Fennessey: She’s a total movie star in Selena. That’s probably the best remembered of her films. She also appears in a movie called Blood and Wine, which starred Jack Nicholson, a kind of steamy thriller that I remember at the time being a pretty good movie and a little bit of a comeback for Bob Rafelson, who made Five Easy Pieces and a number of classic films in the ’70s. She plays the femme fatale, which is a role that she’s cast in a lot in this period. Then she’s also in Anaconda, which is of course an all-time great good-bad movie, or bad-good movie, depending on your definition of the thing. I think she’s perfectly credible as a woman fighting a giant snake.
Dobbins: Yeah, she has to wear a really unfortunate khaki vest. It’s tough.
Fennessey: Yeah, yeah. Not the most flattering thing in the world. And then the fourth film is U Turn. So in one year, she’s already worked with Bob Rafelson, Oliver Stone on U Turn, and a giant snake.
I can’t say I would recommend U Turn. It’s an attempt to blow up the noir fiction storytelling style, and it’s got a great cast and it’s got a lot of personal style, but Jennifer Lopez’s character is really in the most retrograde, woman-manipulating-every-man-in-the-movie kind of part. It doesn’t work well. But in 1997, to have that many roles signals an arrival. And it’s probably no mistake that the movie that comes right after that the following year is going to be an important part of this podcast. Is there anything else you want to say about Selena?
Dobbins: Rewatching it, I was struck by the fact that Selena is pre–Jennifer Lopez’s pop career. And we’re so used to seeing pop stars go to the movies and try to conquer a second medium. They’re often playing singers or borrowing their first pop star persona and borrowing that stage presence, and that image and everything you associate with Madonna or Lady Gaga is present on the screen. And Jennifer Lopez doesn’t have anything to borrow from in Selena. She’s borrowing from the real-life Selena, but she’s just a megastar instantly onstage, and she’s so comfortable, and the musical numbers were the obvious highlight of that movie. I will admit to just fast-forwarding through to them at one point. I was just like, “I would like to see Jennifer Lopez perform again.” It’s hard to create that kind of both screen presence and stage presence. It doesn’t come naturally to a lot of people, and she’s so instantly comfortable. It’s amazing.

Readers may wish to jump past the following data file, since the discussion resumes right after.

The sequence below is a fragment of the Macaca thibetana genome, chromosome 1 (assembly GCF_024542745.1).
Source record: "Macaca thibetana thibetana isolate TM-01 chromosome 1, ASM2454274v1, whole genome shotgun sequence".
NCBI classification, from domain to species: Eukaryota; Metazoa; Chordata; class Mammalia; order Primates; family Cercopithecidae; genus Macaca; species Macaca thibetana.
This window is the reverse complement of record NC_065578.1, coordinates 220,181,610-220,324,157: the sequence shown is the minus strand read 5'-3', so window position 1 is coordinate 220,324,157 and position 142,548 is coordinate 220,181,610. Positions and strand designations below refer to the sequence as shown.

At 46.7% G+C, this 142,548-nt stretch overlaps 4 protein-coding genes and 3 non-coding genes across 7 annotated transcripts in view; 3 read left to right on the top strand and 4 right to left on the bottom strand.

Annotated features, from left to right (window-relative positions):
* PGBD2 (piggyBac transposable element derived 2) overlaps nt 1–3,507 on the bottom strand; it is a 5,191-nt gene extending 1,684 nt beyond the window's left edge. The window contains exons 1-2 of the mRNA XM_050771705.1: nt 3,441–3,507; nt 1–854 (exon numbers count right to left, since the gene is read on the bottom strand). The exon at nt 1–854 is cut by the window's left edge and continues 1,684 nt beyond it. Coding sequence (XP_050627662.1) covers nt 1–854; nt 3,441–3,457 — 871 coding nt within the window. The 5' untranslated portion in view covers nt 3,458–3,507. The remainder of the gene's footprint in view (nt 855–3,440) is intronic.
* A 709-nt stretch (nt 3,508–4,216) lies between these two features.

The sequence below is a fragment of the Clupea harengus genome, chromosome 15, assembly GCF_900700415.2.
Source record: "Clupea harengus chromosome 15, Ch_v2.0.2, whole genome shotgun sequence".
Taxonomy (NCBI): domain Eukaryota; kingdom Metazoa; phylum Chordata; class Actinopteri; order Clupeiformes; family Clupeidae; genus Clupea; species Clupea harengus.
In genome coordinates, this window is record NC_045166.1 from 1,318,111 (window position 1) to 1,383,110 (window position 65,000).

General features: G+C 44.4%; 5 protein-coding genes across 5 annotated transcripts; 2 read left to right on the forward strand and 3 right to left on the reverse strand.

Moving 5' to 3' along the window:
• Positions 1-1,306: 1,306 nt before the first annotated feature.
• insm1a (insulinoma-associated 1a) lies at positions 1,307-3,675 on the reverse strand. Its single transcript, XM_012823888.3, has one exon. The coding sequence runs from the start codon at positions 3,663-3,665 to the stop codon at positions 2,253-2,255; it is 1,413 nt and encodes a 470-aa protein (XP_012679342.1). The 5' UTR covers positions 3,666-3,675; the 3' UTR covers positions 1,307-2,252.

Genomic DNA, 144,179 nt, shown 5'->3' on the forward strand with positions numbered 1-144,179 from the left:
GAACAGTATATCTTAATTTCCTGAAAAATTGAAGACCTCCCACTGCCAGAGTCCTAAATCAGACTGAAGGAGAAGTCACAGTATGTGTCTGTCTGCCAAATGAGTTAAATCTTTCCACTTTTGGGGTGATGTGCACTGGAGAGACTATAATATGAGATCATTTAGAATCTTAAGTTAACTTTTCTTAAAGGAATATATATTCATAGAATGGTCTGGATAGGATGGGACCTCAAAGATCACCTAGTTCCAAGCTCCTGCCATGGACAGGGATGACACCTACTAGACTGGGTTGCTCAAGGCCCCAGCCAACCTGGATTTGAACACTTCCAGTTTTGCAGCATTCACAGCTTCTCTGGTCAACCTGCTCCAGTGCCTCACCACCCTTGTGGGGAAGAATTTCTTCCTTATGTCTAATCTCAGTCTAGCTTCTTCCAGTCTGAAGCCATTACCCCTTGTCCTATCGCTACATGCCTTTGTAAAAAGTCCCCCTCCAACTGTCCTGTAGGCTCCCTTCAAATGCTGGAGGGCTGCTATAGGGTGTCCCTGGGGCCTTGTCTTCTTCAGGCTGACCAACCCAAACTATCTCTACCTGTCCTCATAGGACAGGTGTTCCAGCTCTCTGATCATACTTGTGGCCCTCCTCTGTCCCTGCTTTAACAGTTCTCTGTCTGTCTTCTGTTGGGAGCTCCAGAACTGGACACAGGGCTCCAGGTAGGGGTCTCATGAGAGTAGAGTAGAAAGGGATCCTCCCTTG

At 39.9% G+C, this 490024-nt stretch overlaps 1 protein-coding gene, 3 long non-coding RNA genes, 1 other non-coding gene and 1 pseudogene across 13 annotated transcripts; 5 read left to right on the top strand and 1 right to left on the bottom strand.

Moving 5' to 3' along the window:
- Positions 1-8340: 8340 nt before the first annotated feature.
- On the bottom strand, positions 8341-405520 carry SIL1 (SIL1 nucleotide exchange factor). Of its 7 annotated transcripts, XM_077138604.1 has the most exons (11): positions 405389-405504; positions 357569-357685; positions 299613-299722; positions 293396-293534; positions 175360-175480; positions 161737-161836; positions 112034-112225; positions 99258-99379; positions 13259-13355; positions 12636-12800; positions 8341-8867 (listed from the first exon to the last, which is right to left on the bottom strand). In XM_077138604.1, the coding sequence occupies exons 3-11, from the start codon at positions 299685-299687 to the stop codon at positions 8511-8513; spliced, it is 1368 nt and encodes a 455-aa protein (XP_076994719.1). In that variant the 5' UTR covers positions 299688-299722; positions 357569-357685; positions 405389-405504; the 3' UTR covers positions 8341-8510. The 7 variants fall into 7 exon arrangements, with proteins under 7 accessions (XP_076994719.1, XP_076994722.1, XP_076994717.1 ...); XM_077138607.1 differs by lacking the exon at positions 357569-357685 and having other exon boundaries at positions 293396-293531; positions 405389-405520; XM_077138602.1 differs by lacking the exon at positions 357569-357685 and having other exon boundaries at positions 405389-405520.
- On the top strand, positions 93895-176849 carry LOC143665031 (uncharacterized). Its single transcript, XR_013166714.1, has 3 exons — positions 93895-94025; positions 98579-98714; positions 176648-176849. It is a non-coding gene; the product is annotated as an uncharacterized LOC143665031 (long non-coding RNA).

Fennessey: One thing that I’ve been thinking about as I reflect on Hustlers a little bit, and I had never really thought of her this way, and shame on me for that, but she’s actually in this great lineage of Hollywood glamour queens who are multitalented. She’s in the lineage of Judy Garland and of Barbra Streisand, of people who want to conquer everything. Now, obviously we know she’s also attempting to conquer social media and clothing and fragrances and jewelry and style, and she is taking on everything, and that’s one of the reasons why I think we’ve kind of forgotten what an effective actor that she can be. What makes her a good movie presence in your mind?
Dobbins: There is a physicality to her that I was thinking a lot about. And obviously she’s incredibly beautiful, and her physical body is just a real marvel, and she does use that in her performances. But—
Fennessey: Allow me to say, she is the hottest person alive, and has been for 30 years.
Dobbins: Right, and she’s a trained dancer, and she tangos with basically everyone in all of her movies. I watched her dancing with Jack Nicholson in Blood and Wine last night, and I also watched part of Shall We Dance, which, the less we talk about the better. She’s not a close-up actress in my opinion, or those aren’t her most effective scenes. But when you can see her moving in the world and reacting and actually using her physical presence—think of the bar scene and then the sex scene from Out of Sight. She’s using her body in a certain way, but when they are both kind of undressing one by one, it’s not awkward, but there’s vulnerability in it.